Children, Youth, Families & Schools, Nebraska Center for Research on


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Published in Journal of School Psychology 98 (2023), pp. 224–239



Copyright © 2023 Society for the Study of School Psychology. Published by Elsevier Ltd. Used by permission.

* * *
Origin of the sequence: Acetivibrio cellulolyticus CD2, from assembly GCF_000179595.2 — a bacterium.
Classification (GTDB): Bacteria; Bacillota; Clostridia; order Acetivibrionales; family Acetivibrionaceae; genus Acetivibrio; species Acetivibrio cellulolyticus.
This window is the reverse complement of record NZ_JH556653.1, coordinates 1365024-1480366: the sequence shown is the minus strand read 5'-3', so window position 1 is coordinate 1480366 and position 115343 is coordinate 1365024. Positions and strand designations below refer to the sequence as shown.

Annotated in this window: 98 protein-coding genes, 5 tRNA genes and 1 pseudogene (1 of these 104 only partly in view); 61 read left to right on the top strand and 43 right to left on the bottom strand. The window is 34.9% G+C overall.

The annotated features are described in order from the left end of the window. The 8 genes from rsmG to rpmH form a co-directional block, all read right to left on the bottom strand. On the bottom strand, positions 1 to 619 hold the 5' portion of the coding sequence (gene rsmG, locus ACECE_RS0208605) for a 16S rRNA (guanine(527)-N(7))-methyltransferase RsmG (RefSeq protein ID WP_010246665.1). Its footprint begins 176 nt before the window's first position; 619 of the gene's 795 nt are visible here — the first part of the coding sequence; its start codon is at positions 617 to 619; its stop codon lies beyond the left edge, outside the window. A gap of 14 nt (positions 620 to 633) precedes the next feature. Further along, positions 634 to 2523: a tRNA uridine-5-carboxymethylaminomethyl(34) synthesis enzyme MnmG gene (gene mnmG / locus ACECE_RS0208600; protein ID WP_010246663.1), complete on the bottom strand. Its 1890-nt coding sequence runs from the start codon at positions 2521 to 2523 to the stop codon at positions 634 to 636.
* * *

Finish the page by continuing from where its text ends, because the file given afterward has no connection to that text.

In this study, we investigated differences in teachers’ perceptions of the teacher-child relationship from kindergarten through second grade as a function of child race and gender from the perspective of critical race theory and the cultural synchrony hypothesis. Given the extensive evidence of White privilege and anti-Black racism in the US education system, we expected that teachers, particularly White teachers, would perceive their relationships with White children more positively than with Black children. Controlling for family SES and child gender, results supported this hypothesis. Black boys had the highest risk of being perceived by teachers as having poor relationships with teachers in kindergarten (highest conflict and lowest closeness) and White girls had the lowest risk. In addition, teachers perceived relationships with Black boys as increasing in conflict across first and second grades at higher rates than with White and female children. These findings remained after examining teacher-child racial match as a moderator. Our results indicate that racism and sexism work together to explain the perceptions teachers have of children in the early elementary grades. Implications for training teachers and school psychologists on anti-racism and cultural competency are discussed.